Coffee 'cupper' brews up a recipe for success

Updated: 2015-12-14 08:06

By Li Yingqing and Chen Liang in Kunming(China Daily)

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Coffee 'cupper' brews up a recipe for success

Zu Zhide, chief coofee taster of Yunnan Coffee Factory in Kunming, Yunnan province.

Chief taster at Yunnan factory uses his tastebuds to determine quality, price of beans

Every weekday morning, 60-year-old Zu Zhide roasts raw coffee beans, grinds them, sniffs, brews and then slurps, loudly.

As the chief coffee taster, or cupper, of Yunnan Coffee Factory in Kunming, Yunnan province, for more than 20 years, Zu's laboratory is his office.

He chooses different varieties from major coffee production areas in the province, and after grinding and brewing the coffee in a dozen small china bowls at a round table, the tasting begins. Between each slurp, he gargles with plain water.

"Slurping is a key step of coffee cupping," Zu said. "After slurping three bowls of coffee of the same variety, I can tell its characteristics, including its strong and weak points."

Since coming to Yunnan from Sichuan province at the age of 16, Zu has spent 33 years involved with coffee. He's now considered one of the top cuppers in Yunnan, the country's major coffee growing region.

Through cupping, he identifies specific aspects of a local variety's texture, flavor, acidity and sweetness. He can even tell the specific area in which coffee bean was grown. Since he has witnessed the development of the province's coffee industry, he has been hailed as a veteran of the industry by local newspapers.

When he came to Yunnan in 1971, he was assigned to work at a machinery factory under the Yunnan Agronomic Group. In 1982, he was assigned to a coffee factory opened by the group, which was short of hands to roast coffee beans.

He learned coffee roasting from a Shanghai master who roasted coffee beans with an old-fashioned popcorn popper. "The body of the popcorn maker was an iron jar and it was tricky to know whether the coffee was overcooked. It completely depended on one's experience," Zu said. "So my first cup of coffee was burned."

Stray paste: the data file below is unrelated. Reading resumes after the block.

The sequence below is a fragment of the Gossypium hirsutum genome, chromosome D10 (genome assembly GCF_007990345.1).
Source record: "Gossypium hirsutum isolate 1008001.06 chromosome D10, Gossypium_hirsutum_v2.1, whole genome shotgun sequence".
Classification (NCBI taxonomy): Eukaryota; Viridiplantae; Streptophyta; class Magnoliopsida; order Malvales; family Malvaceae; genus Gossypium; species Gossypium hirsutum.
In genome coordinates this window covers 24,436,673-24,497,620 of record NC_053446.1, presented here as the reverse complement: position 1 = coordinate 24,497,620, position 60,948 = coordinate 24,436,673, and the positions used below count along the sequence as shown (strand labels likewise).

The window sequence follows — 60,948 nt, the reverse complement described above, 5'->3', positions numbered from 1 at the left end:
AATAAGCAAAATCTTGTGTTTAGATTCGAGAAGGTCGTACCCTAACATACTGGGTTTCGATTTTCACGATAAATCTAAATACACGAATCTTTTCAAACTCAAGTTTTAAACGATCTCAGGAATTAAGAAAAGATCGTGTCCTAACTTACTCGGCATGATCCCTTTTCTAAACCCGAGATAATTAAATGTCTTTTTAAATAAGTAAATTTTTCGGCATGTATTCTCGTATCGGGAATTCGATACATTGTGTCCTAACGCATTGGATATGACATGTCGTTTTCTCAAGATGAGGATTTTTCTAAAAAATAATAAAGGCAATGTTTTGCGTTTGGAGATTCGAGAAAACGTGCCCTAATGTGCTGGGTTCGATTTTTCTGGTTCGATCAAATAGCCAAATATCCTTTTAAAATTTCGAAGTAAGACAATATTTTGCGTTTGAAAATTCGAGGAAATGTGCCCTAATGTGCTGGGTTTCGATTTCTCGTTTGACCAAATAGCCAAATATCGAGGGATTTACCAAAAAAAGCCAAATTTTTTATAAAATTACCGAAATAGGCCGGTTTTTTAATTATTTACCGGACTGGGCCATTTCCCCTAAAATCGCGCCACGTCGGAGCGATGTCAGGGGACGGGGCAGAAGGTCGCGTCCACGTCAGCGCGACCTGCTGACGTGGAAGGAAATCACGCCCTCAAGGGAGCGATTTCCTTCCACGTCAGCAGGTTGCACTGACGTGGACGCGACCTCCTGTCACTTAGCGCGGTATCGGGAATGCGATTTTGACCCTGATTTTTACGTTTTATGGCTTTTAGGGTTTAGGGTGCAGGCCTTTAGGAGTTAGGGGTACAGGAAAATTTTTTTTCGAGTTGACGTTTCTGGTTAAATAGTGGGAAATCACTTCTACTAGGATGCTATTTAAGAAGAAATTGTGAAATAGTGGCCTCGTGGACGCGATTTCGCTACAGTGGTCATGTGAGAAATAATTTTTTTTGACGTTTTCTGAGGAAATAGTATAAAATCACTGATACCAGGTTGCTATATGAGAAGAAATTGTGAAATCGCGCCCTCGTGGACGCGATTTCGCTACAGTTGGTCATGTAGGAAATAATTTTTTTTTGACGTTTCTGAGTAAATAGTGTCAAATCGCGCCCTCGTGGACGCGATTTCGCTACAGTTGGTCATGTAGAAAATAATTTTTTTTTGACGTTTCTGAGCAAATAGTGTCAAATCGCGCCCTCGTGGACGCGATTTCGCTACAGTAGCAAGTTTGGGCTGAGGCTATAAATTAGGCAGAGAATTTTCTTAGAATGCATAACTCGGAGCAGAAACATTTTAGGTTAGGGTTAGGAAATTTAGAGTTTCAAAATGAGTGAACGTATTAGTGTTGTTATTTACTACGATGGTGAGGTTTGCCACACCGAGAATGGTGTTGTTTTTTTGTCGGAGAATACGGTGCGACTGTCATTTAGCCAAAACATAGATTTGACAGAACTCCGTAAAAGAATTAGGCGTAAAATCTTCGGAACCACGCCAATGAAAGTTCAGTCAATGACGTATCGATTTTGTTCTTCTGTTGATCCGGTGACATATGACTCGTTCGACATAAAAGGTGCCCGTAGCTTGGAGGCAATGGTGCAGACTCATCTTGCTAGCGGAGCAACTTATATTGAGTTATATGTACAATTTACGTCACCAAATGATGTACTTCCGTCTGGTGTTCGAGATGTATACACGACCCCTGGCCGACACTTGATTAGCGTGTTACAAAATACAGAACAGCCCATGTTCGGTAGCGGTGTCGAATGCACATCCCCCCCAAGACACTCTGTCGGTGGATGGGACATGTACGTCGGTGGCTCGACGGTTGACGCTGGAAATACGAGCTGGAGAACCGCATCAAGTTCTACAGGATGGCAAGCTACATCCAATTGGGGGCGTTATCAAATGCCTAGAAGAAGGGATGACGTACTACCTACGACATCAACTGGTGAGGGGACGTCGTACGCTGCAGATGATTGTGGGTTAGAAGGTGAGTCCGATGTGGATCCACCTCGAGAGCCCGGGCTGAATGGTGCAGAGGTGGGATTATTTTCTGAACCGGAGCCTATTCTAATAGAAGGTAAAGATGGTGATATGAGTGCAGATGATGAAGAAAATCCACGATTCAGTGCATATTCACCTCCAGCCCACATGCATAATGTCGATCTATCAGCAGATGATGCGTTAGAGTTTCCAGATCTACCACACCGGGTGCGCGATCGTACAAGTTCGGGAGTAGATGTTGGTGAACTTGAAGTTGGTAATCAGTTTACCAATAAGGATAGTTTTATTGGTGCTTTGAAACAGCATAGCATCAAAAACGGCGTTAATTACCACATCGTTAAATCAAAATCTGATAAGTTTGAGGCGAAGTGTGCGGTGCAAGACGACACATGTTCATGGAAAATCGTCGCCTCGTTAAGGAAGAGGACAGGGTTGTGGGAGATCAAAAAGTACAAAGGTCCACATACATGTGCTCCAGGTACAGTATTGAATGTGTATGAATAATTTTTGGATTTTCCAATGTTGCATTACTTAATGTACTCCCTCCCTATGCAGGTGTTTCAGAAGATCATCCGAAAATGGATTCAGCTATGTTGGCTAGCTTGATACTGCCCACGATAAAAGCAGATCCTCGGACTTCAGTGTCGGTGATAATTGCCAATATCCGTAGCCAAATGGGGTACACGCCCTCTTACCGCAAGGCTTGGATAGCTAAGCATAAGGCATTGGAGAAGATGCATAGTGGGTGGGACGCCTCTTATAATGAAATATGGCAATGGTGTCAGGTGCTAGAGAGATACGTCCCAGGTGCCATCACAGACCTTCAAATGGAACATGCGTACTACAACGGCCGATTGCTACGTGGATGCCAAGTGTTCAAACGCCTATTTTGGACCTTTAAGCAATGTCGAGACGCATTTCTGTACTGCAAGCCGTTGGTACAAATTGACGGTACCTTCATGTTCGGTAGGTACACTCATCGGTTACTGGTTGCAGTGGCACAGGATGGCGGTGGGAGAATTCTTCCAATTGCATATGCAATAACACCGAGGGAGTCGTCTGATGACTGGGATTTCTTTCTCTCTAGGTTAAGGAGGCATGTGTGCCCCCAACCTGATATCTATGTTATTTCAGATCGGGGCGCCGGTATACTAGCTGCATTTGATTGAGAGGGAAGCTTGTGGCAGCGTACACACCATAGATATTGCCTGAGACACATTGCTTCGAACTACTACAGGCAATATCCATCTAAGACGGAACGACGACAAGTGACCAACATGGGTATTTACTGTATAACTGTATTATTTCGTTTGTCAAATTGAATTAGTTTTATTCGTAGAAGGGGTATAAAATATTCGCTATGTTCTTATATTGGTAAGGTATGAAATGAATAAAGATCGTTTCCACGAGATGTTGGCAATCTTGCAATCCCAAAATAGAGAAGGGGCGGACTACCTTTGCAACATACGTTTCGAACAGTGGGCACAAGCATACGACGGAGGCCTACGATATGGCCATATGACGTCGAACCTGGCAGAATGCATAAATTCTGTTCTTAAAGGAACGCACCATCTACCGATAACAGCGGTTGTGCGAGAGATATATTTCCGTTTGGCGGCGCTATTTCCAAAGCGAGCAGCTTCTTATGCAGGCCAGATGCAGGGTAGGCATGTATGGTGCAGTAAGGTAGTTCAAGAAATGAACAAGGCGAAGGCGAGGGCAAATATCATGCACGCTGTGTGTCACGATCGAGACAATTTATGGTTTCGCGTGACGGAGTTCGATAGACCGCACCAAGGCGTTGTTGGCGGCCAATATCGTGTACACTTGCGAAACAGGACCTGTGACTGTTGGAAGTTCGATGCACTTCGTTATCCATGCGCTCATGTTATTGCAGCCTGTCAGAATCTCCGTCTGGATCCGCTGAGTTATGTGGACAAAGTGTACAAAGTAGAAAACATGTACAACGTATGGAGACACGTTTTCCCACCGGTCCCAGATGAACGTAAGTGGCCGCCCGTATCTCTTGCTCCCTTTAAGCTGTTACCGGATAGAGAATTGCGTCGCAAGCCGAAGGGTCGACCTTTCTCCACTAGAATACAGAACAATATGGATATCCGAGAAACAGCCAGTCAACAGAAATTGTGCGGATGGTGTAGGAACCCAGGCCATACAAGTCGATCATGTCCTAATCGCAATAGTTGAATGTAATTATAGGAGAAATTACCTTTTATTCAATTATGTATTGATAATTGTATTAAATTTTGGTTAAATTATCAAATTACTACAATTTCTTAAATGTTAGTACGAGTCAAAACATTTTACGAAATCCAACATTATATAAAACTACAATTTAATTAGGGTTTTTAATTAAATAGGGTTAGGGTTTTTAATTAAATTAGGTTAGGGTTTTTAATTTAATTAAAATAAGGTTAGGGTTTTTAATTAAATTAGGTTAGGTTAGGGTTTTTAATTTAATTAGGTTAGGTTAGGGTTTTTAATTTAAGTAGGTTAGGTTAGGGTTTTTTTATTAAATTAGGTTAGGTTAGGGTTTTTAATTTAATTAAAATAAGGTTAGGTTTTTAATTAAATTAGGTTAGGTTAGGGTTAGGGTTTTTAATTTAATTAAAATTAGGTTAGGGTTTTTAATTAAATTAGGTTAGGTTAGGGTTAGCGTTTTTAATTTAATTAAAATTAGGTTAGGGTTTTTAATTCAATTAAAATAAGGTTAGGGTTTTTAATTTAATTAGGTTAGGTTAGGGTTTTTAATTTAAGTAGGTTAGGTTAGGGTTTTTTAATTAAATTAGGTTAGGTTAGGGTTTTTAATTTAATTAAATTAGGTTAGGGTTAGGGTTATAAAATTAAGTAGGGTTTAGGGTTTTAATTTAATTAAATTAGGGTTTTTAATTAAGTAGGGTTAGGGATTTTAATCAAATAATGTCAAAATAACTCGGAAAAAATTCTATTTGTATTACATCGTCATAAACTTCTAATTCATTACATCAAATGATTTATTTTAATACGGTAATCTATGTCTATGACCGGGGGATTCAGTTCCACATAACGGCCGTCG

In the early years, they would roast coffee beans with butter to add fragrance to the coffee. After roasting, they would blend honey and rose-flavored liquor into the beans to create a flavor popular in those days. The job continued for 10 years, during which coffee turned, for Zu, from a bitter drink to a daily necessity.

And he still wants to learn more. "Learning coffee is a lifetime thing," he said.

In 1992, the Yunnan Coffee Factory was founded under a project supported by the United Nations Development Programme. It opened a new window for both the province's coffee industry and Zu's career. The project brought foreign coffee experts to the factory, who gave training courses to Zu and his colleagues. Zu started studying coffee tasting more systematically at that point and has continued ever since.

Cupping became his life's work and his passion. Once a chain-smoker, he quit in the 1990s. He drinks five or six cups of coffee every day. "It helps me keep my sensibility to coffee," he said.

According to Zu, the quality of Yunnan coffee was "truly good" in the 1980s. The old variety, typica Cramer, was planted on a small scale in Baoshan, Lincang, Wenshan and Dehong prefectures.

"The annual yield was small. There were only two coffee factories to handle the yield," he said. "With the same processing standard, the quality of the coffee was good."

In 1990s, coffee cultivation expanded. Every coffee grower would process green coffee beans at home and the quality of Yunnan coffee fluctuated, he said. "Farmers harvested the crop, but failed to process the green beans immediately. After a couple days, they went bad," he said.

Now growers are more knowledgeable, but large-scale cultivation and environmental changes mean Zu must keep cupping throughout the factory's purchase process to safeguard coffee quality.

He samples every batch purchased from a coffee growing area, and decides the price they will offer. "I have to find out whether a grower mixed good beans with bad beans by cupping," he said. "The bad beans often have a bad taste, or rubbery, a smell of burned rubber."

After their purchases are transported to Kunming, he samples the same batch again, to ensure no bad beans were mixed in during transport. Yunnan can produce excellent coffee with a good aroma, "but we must follow certain standards from growing to roasting, from seed to cup", he said.

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